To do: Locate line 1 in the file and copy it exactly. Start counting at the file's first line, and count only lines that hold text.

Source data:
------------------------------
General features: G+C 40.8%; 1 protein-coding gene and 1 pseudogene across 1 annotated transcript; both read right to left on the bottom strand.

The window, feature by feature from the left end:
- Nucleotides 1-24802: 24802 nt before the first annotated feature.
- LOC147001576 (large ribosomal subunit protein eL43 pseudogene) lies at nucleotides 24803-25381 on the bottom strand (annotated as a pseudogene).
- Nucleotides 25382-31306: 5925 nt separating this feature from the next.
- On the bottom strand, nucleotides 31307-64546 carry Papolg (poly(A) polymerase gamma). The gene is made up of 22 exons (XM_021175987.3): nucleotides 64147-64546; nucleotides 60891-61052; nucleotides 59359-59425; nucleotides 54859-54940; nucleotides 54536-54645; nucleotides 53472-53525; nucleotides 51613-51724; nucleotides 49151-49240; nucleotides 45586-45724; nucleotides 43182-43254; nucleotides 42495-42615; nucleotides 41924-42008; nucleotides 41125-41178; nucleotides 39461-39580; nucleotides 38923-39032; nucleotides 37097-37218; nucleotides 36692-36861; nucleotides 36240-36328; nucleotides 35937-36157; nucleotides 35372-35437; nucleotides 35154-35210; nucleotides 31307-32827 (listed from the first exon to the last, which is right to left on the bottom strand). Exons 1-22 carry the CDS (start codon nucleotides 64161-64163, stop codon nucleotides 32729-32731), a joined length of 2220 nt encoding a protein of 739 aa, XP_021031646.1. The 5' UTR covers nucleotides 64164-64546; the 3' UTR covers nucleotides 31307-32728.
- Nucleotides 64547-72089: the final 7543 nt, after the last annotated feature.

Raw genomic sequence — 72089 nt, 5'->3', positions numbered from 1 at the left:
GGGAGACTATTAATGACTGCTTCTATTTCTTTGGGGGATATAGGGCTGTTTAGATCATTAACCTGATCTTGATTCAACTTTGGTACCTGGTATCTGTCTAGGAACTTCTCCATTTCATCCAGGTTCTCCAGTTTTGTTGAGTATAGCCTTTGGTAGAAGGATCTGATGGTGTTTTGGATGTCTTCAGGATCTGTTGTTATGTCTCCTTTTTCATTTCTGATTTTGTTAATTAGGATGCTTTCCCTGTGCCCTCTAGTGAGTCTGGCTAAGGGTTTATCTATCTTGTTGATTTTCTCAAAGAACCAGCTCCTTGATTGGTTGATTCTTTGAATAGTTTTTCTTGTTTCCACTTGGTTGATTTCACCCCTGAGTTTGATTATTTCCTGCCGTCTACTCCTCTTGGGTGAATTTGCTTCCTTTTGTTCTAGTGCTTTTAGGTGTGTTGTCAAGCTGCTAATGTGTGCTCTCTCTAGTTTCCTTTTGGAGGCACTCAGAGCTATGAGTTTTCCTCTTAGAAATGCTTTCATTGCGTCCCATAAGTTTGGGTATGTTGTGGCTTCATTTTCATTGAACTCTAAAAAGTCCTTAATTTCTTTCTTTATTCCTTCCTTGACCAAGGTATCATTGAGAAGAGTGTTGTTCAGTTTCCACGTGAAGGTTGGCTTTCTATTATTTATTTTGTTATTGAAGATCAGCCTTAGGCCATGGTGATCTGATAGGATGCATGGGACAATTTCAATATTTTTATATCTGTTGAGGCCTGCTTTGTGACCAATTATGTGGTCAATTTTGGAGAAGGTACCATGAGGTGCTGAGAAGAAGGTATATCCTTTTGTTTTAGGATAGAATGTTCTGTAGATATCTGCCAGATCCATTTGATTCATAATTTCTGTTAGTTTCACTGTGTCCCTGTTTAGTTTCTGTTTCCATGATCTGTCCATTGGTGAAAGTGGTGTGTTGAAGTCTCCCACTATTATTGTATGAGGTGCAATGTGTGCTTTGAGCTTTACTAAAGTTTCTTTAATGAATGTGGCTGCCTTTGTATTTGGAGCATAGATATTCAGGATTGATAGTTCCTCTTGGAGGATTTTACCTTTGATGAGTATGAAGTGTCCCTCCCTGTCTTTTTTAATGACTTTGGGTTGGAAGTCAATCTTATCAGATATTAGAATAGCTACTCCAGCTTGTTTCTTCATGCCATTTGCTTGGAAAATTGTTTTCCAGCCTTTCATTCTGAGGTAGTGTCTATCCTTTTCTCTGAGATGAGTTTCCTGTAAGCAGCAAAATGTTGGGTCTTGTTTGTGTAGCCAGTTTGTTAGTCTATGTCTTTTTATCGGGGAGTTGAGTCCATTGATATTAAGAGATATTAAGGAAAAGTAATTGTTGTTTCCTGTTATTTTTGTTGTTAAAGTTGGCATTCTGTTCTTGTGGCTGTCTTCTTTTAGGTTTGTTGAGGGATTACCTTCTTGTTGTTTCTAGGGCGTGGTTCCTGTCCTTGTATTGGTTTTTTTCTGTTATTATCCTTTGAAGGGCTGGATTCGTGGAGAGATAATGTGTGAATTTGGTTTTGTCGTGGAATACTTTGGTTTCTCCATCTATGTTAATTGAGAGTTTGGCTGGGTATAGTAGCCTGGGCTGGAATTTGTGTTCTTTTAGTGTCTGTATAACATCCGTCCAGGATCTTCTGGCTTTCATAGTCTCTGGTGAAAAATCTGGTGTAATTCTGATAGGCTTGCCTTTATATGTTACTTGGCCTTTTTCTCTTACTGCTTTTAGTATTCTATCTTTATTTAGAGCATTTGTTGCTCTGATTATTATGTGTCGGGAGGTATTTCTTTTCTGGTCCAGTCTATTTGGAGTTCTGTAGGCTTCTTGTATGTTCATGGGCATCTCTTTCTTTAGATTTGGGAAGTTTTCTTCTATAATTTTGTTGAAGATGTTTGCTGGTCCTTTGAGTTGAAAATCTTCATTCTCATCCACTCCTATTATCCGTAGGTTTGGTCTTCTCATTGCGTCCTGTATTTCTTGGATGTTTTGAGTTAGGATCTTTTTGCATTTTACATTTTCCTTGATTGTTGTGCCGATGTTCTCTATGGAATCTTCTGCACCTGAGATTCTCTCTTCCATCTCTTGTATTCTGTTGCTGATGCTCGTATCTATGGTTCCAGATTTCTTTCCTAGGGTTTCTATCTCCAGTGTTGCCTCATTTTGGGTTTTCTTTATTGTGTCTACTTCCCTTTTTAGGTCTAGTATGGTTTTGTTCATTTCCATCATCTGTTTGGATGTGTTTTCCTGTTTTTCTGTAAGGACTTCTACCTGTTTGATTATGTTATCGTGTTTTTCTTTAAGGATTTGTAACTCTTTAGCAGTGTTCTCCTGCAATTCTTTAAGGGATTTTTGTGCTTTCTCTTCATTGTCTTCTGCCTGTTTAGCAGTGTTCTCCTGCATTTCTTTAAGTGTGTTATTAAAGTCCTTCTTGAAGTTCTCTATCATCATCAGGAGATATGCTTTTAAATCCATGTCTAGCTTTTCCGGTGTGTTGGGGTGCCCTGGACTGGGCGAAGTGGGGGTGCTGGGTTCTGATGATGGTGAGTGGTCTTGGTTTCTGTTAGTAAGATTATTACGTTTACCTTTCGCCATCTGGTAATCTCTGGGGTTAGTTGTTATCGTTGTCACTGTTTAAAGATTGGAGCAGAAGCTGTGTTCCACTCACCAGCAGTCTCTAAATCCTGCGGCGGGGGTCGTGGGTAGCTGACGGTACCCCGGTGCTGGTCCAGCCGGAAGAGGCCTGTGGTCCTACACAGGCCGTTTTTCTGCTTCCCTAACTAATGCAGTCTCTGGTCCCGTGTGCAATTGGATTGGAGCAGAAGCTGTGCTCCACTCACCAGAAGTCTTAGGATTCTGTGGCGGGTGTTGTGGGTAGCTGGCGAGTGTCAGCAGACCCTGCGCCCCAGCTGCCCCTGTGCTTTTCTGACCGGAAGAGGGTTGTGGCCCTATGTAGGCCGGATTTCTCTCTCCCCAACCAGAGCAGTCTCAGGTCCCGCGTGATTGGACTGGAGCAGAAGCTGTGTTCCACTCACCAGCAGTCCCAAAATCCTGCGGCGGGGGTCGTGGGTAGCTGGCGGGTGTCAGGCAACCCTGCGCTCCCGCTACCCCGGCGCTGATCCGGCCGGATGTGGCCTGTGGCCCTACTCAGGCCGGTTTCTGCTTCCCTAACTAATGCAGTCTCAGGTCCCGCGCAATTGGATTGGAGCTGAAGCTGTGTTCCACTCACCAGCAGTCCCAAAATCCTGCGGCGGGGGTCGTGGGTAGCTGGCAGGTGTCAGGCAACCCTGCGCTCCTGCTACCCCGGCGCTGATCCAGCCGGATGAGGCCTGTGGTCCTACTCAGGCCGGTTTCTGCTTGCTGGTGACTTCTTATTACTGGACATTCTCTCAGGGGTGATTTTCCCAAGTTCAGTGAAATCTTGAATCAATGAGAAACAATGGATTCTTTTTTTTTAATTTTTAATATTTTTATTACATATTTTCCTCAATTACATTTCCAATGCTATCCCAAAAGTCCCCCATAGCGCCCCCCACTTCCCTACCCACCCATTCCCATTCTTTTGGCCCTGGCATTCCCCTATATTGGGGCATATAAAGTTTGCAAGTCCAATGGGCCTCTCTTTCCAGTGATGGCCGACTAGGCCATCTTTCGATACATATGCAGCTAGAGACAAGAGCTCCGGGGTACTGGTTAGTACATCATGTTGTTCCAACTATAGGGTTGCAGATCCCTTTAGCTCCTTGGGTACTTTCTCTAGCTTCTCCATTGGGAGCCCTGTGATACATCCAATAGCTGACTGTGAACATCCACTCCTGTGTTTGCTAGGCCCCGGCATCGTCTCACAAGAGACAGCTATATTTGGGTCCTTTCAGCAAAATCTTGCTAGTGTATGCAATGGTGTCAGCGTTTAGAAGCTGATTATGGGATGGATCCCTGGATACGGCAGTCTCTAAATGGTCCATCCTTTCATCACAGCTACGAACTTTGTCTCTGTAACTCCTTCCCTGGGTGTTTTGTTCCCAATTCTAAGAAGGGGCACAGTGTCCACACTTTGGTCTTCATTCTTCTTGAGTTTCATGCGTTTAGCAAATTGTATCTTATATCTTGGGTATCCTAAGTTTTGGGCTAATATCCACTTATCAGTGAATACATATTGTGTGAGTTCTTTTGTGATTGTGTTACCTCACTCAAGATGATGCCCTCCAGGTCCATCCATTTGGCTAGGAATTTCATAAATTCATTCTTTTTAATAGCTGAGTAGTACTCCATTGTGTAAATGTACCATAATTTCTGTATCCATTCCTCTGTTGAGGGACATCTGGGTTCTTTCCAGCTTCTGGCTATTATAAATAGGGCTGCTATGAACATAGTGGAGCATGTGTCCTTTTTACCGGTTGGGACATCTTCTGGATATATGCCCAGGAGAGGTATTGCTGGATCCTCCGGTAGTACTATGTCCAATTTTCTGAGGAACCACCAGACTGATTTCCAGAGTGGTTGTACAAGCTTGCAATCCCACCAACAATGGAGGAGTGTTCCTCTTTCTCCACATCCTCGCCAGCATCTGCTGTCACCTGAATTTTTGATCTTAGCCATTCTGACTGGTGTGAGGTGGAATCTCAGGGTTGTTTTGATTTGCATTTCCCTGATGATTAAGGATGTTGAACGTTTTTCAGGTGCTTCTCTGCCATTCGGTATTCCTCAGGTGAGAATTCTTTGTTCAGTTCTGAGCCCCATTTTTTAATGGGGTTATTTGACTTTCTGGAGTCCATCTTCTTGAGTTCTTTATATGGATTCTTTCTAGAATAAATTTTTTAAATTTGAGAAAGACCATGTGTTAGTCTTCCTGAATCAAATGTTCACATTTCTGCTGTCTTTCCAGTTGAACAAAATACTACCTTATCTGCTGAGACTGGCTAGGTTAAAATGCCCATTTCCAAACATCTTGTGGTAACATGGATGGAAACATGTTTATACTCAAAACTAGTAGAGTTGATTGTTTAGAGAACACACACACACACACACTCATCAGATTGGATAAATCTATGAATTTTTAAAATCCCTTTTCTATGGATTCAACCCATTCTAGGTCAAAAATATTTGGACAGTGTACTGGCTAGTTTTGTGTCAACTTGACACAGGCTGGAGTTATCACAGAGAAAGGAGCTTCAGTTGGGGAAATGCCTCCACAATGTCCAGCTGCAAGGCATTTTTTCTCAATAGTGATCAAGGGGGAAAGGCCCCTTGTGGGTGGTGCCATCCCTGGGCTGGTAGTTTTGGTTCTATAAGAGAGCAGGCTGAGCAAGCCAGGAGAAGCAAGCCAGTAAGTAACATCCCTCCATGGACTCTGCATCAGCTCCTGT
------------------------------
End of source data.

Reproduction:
General features: G+C 40.8%; 1 protein-coding gene and 1 pseudogene across 1 annotated transcript; both read right to left on the bottom strand.